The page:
Belarus's position on the topic made Georgian leaders very happy and led to a lobby of active support for Belarus on the international level regardless of its undemocratic record. Lukashenka and Saakashvili met personally several times and seemed to have had very friendly ties. According to Wikileaks, Saakashvili unofficially invited Lukashenka to visit Georgia, but he said he would not dare to anger Russia by doing so.

Russian Envoy or Talented International Player?

The main question behind Lukashenka’s visit was its rationale – whether he came to Georgia as the president of an independent country or as Russia and the Eurasian Union’s envoy. Most Georgian experts think that Lukashenka came at the request of Putin, while also trying to capitalise on the role of being a mediator’s, as he has successfully done recently hosting European leaders at Minsk talks over Ukraine crisis.

One observer opined that Lukashenka came with a message from Putin Read more

The Director of the Georgian Foundation for Strategic and International Studies Kakha Gogolashvili in a comment for Deutsche Welle opined that Lukashenka came with a message from Putin, as this visit could not have happened without the Kremlin’s permission. The development of Belarusian-Georgian relations was not Lukashenka’s key objective, or so many experts believe.

However, Andrej Kazakievič, director of the Minsk-based ‘Political Sphere’ Institute, in a comment to Belarus Digest doubted that Putin played any role in Lukashenka’s visit. This move by the Belarusian leadership is rather logical in the context of pushing for a general improvement of relations with the West and pursuing a more balanced foreign policy.

Belarus is attempting to counterbalance Russian dominance in post-Soviet projects like the Eurasian Economic Union and the CIS, and therefore seeks out alliances with other small states. The economic background of the visit is also important, despite the current insignificant trade figures, as particular sectors of the Belarusian economy can benefit from expanding in to the Georgian market.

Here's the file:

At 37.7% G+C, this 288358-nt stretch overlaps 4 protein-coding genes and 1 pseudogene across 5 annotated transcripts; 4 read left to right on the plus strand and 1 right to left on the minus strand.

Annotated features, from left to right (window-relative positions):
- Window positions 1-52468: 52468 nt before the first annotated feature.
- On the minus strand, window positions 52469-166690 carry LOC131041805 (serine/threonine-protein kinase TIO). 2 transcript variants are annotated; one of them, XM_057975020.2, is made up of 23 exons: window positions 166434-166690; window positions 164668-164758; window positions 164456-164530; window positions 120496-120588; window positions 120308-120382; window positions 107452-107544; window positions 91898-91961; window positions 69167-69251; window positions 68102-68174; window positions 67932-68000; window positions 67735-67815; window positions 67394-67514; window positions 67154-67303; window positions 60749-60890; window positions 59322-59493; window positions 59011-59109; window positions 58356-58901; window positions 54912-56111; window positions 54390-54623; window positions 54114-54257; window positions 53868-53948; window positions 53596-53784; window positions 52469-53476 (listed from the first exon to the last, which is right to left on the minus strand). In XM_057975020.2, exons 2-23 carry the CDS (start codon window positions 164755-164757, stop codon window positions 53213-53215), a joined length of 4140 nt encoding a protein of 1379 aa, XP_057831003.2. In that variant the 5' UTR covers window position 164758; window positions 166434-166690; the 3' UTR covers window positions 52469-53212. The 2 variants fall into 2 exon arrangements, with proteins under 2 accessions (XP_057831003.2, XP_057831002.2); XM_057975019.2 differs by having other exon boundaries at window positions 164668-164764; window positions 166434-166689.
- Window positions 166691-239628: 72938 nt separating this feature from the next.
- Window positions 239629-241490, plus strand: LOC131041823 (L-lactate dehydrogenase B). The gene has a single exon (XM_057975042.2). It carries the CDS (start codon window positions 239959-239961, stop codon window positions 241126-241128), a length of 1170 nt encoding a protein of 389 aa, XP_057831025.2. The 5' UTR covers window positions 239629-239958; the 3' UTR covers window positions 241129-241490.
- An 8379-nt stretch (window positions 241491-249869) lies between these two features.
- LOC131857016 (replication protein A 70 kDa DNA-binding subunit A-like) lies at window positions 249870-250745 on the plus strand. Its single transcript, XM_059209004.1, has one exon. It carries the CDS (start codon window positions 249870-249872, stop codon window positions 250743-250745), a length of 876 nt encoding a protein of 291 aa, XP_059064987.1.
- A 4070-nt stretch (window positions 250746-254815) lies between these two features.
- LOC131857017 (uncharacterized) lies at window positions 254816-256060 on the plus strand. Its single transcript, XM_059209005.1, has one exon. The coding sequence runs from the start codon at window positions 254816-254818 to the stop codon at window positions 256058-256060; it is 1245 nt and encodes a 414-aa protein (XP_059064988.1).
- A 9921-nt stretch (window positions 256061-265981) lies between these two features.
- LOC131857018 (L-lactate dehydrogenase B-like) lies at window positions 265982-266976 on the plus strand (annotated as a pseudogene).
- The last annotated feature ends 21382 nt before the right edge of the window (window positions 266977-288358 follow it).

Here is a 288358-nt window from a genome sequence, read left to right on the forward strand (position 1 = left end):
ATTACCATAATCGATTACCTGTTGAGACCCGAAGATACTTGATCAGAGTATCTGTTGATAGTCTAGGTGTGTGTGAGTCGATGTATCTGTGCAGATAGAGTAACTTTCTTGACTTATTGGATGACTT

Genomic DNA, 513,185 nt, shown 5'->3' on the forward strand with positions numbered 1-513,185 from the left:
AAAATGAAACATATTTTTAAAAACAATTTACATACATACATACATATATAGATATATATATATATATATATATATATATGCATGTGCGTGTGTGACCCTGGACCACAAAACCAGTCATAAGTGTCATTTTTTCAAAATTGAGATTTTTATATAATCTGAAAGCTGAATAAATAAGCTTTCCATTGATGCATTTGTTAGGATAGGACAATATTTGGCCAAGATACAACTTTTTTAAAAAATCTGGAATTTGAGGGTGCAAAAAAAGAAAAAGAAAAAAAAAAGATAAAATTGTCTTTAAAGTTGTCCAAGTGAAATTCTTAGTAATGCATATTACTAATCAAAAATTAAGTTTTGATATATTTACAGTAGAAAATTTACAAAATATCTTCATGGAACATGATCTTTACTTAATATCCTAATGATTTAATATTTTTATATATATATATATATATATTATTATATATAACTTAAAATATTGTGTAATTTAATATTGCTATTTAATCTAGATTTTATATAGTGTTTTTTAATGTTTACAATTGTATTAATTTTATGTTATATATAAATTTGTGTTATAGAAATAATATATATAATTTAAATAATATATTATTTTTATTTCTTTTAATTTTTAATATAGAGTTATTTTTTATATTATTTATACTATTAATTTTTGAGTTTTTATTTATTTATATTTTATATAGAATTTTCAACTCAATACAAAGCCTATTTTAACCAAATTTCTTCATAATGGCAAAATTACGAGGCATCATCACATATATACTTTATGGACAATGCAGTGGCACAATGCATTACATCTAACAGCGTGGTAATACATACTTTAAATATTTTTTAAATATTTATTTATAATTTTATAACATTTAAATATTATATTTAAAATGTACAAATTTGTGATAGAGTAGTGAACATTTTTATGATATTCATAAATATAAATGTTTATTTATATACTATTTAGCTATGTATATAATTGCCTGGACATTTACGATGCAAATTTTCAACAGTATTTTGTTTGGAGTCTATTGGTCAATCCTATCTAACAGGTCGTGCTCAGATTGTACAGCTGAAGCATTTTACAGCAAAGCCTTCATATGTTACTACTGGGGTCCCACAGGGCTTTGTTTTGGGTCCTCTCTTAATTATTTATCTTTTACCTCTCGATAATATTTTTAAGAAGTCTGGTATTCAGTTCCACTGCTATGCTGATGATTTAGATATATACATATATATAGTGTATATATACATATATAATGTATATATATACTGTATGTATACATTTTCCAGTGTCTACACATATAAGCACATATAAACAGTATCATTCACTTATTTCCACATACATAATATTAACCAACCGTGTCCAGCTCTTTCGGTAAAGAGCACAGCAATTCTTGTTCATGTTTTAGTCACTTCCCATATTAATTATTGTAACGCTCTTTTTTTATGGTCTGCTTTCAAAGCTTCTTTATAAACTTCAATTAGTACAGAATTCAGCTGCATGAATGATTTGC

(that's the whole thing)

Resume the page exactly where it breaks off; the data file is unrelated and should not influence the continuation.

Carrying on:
Clearly, Moscow is interested in engaging Georgia in the post-Soviet projects of Russia and helping to disway it from its EU and NATO aspirations, which Georgia have been consistently demonstrating. Meanwhile, Georgia realises that the west will not offer its military assistance in case of Russian intervention, as Ukraine conflict has showed, and it cannot therefore secure Georgia’s independence.

The only thing Georgia can do in current situation is to improve relations with Moscow and other post-Soviet countries. And Lukashenka fits well in the role of peacemaker and mediator, both for Georgia and Russia.

Lukashenka should be happy to play his part in this role, as he indeed is continuing to reap all kinds of benefits and strengthening his position in the West and in Russia, and thus securing himself another safe presidential term regardless of his electoral conduct.

But his ambitions concern not only politics. Belarus has a long time failed to establish its economic interests in Georgia, as Russia would consider any serious improvement of relations as attack on its interests. Now, Lukashenka can kill two birds with one stone – ensure his political career and promote external trade with Belarus, which is experiencing tough times due to Russia's own recession.

Both countries have completely different geopolitical aspirations, as Georgia has signed an association agreement with the EU and Belarus is a member of Russia-led Eurasian Economic Union. But as the Georgian president said during his meeting with Lukashenka, this situation presents them with more opportunities, though a significant challenge as well.

Belarus and Georgia can use each other as entry ways into major geopolitical projects in the regions, and this mutual support is most beneficial for both.

Vadzim Smok
Vadzim Smok
Vadzim Smok is the former Ostrogorski Centre coordinator in Belarus. He is a researcher at the Institute of Political Studies 'Political Sphere' based in Minsk and Vilnius.